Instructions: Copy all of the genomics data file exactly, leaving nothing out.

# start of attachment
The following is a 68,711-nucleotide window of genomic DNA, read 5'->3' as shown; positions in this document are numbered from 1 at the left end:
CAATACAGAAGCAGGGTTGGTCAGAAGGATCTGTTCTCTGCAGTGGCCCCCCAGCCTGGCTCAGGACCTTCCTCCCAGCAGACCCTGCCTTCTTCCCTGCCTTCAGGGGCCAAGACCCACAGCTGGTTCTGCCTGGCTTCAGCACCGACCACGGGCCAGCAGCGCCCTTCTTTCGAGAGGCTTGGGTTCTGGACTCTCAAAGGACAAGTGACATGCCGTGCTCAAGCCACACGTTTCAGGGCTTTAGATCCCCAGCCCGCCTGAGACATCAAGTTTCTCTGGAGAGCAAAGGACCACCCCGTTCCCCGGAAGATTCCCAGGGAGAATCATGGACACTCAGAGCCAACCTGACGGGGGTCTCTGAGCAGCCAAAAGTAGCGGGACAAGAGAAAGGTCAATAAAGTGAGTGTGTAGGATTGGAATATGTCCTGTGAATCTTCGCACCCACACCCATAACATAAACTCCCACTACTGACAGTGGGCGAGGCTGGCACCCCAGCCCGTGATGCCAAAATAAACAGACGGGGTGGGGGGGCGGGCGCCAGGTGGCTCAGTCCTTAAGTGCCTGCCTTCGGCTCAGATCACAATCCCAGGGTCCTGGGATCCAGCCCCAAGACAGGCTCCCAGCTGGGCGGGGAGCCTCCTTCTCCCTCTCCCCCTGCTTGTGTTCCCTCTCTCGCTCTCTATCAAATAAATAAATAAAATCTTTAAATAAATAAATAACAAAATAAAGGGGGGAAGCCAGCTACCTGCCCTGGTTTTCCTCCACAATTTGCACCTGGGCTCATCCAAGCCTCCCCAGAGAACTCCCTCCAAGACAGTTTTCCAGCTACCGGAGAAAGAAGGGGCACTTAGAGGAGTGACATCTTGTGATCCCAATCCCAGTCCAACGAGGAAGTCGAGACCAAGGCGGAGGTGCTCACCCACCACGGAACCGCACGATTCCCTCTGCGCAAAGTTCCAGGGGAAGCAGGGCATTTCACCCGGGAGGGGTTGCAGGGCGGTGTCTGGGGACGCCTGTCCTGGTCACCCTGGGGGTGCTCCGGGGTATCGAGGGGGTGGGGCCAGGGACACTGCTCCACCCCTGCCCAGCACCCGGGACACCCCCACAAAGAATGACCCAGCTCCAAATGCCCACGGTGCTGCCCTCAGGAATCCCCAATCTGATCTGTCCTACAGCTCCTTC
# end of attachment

The following is a 68,711-nucleotide window of genomic DNA, read 5'->3' as shown; positions in this document are numbered from 1 at the left end:
CAATACAGAAGCAGGGTTGGTCAGAAGGATCTGTTCTCTGCAGTGGCCCCCCAGCCTGGCTCAGGACCTTCCTCCCAGCAGACCCTGCCTTCTTCCCTGCCTTCAGGGGCCAAGACCCACAGCTGGTTCTGCCTGGCTTCAGCACCGACCACGGGCCAGCAGCGCCCTTCTTTCGAGAGGCTTGGGTTCTGGACTCTCAAAGGACAAGTGACATGCCGTGCTCAAGCCACACGTTTCAGGGCTTTAGATCCCCAGCCCGCCTGAGACATCAAGTTTCTCTGGAGAGCAAAGGACCACCCCGTTCCCCGGAAGATTCCCAGGGAGAATCATGGACACTCAGAGCCAACCTGACGGGGGTCTCTGAGCAGCCAAAAGTAGCGGGACAAGAGAAAGGTCAATAAAGTGAGTGTGTAGGATTGGAATATGTCCTGTGAATCTTCGCACCCACACCCATAACATAAACTCCCACTACTGACAGTGGGCGAGGCTGGCACCCCAGCCCGTGATGCCAAAATAAACAGACGGGGTGGGGGGGCGGGCGCCAGGTGGCTCAGTCCTTAAGTGCCTGCCTTCGGCTCAGATCACAATCCCAGGGTCCTGGGATCCAGCCCCAAGACAGGCTCCCAGCTGGGCGGGGAGCCTCCTTCTCCCTCTCCCCCTGCTTGTGTTCCCTCTCTCGCTCTCTATCAAATAAATAAATAAAATCTTTAAATAAATAAATAACAAAATAAAGGGGGGAAGCCAGCTACCTGCCCTGGTTTTCCTCCACAATTTGCACCTGGGCTCATCCAAGCCTCCCCAGAGAACTCCCTCCAAGACAGTTTTCCAGCTACCGGAGAAAGAAGGGGCACTTAGAGGAGTGACATCTTGTGATCCCAATCCCAGTCCAACGAGGAAGTCGAGACCAAGGCGGAGGTGCTCACCCACCACGGAACCGCACGATTCCCTCTGCGCAAAGTTCCAGGGGAAGCAGGGCATTTCACCCGGGAGGGGTTGCAGGGCGGTGTCTGGGGACGCCTGTCCTGGTCACCCTGGGGGTGCTCCGGGGTATCGAGGGGGTGGGGCCAGGGACACTGCTCCACCCCTGCCCAGCACCCGGGACACCCCCACAAAGAATGACCCAGCTCCAAATGCCCACGGTGCTGCCCTCAGGAATCCCCAATCTGATCTGTCCTACAGCTCCTTC